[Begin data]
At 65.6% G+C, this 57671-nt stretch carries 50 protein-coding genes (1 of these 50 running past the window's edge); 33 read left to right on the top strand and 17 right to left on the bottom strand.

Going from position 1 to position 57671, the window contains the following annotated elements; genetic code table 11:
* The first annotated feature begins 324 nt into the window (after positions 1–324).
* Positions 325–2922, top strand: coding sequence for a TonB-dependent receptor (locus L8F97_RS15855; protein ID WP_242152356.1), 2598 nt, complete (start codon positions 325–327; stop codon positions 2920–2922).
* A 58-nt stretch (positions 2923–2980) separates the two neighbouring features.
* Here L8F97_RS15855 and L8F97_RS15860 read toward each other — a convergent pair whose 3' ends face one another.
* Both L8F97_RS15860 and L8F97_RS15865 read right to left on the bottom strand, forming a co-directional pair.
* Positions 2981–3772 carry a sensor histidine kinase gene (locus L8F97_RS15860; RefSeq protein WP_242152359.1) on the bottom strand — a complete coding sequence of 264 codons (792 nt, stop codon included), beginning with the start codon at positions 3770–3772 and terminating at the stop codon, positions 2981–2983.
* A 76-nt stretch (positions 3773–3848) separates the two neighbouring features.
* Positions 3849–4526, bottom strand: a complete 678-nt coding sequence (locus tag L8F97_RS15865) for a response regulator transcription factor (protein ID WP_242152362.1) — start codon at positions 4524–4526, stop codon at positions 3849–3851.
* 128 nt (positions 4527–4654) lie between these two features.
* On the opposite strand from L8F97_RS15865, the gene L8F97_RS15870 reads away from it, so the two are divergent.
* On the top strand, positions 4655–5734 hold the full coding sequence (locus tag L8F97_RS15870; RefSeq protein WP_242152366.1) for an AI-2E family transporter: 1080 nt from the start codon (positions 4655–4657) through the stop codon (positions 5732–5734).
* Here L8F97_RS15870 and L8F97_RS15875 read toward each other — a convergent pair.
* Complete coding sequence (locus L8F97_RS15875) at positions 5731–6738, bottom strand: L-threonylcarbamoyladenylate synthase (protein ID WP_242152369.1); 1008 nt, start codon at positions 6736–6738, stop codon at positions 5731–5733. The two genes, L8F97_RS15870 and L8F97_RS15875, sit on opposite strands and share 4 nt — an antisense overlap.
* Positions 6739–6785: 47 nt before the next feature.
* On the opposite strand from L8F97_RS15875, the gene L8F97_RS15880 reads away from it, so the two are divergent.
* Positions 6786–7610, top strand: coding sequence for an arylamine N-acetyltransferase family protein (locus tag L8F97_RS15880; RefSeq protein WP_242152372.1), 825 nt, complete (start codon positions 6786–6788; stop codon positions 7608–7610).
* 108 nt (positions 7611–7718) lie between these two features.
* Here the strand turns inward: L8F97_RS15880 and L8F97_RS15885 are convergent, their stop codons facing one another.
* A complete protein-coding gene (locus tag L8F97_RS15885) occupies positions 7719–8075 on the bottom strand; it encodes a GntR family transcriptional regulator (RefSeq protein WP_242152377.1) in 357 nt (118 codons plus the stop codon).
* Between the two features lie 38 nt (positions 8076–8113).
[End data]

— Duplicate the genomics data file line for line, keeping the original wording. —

At 65.6% G+C, this 57671-nt stretch carries 50 protein-coding genes (1 of these 50 running past the window's edge); 33 read left to right on the top strand and 17 right to left on the bottom strand.

Going from position 1 to position 57671, the window contains the following annotated elements; genetic code table 11:
* The first annotated feature begins 324 nt into the window (after positions 1–324).
* Positions 325–2922, top strand: coding sequence for a TonB-dependent receptor (locus L8F97_RS15855; protein ID WP_242152356.1), 2598 nt, complete (start codon positions 325–327; stop codon positions 2920–2922).
* A 58-nt stretch (positions 2923–2980) separates the two neighbouring features.
* Here L8F97_RS15855 and L8F97_RS15860 read toward each other — a convergent pair whose 3' ends face one another.
* Both L8F97_RS15860 and L8F97_RS15865 read right to left on the bottom strand, forming a co-directional pair.
* Positions 2981–3772 carry a sensor histidine kinase gene (locus L8F97_RS15860; RefSeq protein WP_242152359.1) on the bottom strand — a complete coding sequence of 264 codons (792 nt, stop codon included), beginning with the start codon at positions 3770–3772 and terminating at the stop codon, positions 2981–2983.
* A 76-nt stretch (positions 3773–3848) separates the two neighbouring features.
* Positions 3849–4526, bottom strand: a complete 678-nt coding sequence (locus tag L8F97_RS15865) for a response regulator transcription factor (protein ID WP_242152362.1) — start codon at positions 4524–4526, stop codon at positions 3849–3851.
* 128 nt (positions 4527–4654) lie between these two features.
* On the opposite strand from L8F97_RS15865, the gene L8F97_RS15870 reads away from it, so the two are divergent.
* On the top strand, positions 4655–5734 hold the full coding sequence (locus tag L8F97_RS15870; RefSeq protein WP_242152366.1) for an AI-2E family transporter: 1080 nt from the start codon (positions 4655–4657) through the stop codon (positions 5732–5734).
* Here L8F97_RS15870 and L8F97_RS15875 read toward each other — a convergent pair.
* Complete coding sequence (locus L8F97_RS15875) at positions 5731–6738, bottom strand: L-threonylcarbamoyladenylate synthase (protein ID WP_242152369.1); 1008 nt, start codon at positions 6736–6738, stop codon at positions 5731–5733. The two genes, L8F97_RS15870 and L8F97_RS15875, sit on opposite strands and share 4 nt — an antisense overlap.
* Positions 6739–6785: 47 nt before the next feature.
* On the opposite strand from L8F97_RS15875, the gene L8F97_RS15880 reads away from it, so the two are divergent.
* Positions 6786–7610, top strand: coding sequence for an arylamine N-acetyltransferase family protein (locus tag L8F97_RS15880; RefSeq protein WP_242152372.1), 825 nt, complete (start codon positions 6786–6788; stop codon positions 7608–7610).
* 108 nt (positions 7611–7718) lie between these two features.
* Here the strand turns inward: L8F97_RS15880 and L8F97_RS15885 are convergent, their stop codons facing one another.
* A complete protein-coding gene (locus tag L8F97_RS15885) occupies positions 7719–8075 on the bottom strand; it encodes a GntR family transcriptional regulator (RefSeq protein WP_242152377.1) in 357 nt (118 codons plus the stop codon).
* Between the two features lie 38 nt (positions 8076–8113).